Date of this Version
White paper, Nebraska Center for Research on Children, Youth, Families and Schools, College of Education and Human Sciences, University of Nebraska–Lincoln (May 2019), 15 pp.
Background on Early Childhood Coaching in Nebraska
Coaches have become an integral component of supporting teachers and adults working with young children and families nationally (Schachter, 2015). In the state of Nebraska, early childhood (EC) coaching has increasingly become important for this type of work (Jayaraman, Knoche, Marvin, & Bainter, 2014). Indeed, multiple initiatives within the state utilize coaches as a mechanism for supporting change in adult learners that leads to positive outcomes for young children and families. In general, coaching is a unique form of professional development that is relationship-based, whereby coaches work one-on-one or in small groups with adult learners to improve knowledge, skills, and dispositions (Aikens & Akers, 2011). Coaching can take place in adults’ immediate context and tends to be ongoing rather than a single, one-time training (Joyce & Showers, 1980; Rush & Shelden, 2005). As such, coaching has the potential to provide high-quality learning experiences for adults to support high-quality experiences in EC. Based on this growing use of coaching across the state, key stakeholders have collaborated to develop mechanisms that support coach training and development. Since this collaborative work began in 2009–10, a semiannual coach training was developed to provide foundational coaching skills and competencies relevant for all coaching initiatives, such as developing relationships and facilitating coaching conversations. The collaborative group also came to understand that coaches needed ongoing support and initiated the offering of regular “booster” sessions to support coaches’ professional development once they are in the field and actively serving coachees. In efforts to better understand who was coaching and perceptions of the training coaches received, stakeholders conducted an initial survey in 2014 (Jayaraman et al. 2014). Results of this survey (n = 35) revealed that coaches liked the work of coaching and, in particular, coaches commented that they enjoyed building relationships with coachees and observing positive changes. Although these coaches were generally positive about the training they received, myriad challenges were also reported, particularly with regards to the coaching process and their own training and professional development needs.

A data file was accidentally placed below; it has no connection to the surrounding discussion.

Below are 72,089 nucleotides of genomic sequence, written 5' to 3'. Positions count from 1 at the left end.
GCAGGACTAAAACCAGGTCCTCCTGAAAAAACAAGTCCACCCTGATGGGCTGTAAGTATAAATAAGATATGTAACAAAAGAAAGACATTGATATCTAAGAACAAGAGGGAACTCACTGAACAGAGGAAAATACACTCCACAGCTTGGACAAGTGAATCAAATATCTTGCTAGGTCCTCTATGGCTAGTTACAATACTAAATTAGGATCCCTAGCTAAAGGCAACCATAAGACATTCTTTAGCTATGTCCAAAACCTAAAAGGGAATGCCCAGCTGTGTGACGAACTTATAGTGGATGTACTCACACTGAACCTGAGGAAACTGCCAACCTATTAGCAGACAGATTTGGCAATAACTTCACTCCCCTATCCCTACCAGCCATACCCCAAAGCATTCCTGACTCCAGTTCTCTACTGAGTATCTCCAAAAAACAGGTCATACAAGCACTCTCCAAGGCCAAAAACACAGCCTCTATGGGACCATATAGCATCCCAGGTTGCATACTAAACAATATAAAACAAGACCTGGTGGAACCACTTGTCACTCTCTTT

Since the 2014 study, coaching in various EC initiatives has grown across the state. In 2018, the Nebraska Early Childhood Coach Collaboration team was interested in reassessing the process of coaching in Nebraska. This included understanding who is doing the work of coaching, what constitutes the coaching process, how coaches perceive their work, and how coaches were prepared to do their work. Thus, a new survey was created to understand more about coaching in the state of Nebraska. It contained a variety of questions consisting of both fixed-choice and open-response comments. Data collection was led by Dr. Schachter from the University of Nebraska–Lincoln and was reviewed by the Institutional Review Board. Participants were invited by email to complete an online survey that took approximately 20 minutes to complete. The survey was emailed to key stakeholders in the Spring of 2018 with requests that the survey be forwarded to anyone doing the work of EC coaching in Nebraska. In total, 101 individuals completed the survey. Importantly, all participants self-identified as a “coach.” Participants were able to enter into a raffle to win one of five iPad minis. Survey responses were analyzed descriptively. Next, we present our findings regarding who are the coaches, what is the content of coaching, how coaches perceive their work, how coaches know that coaching is working, and how coaches were prepared. We conclude with recommendations for advancing the work of coaching in the state of Nebraska.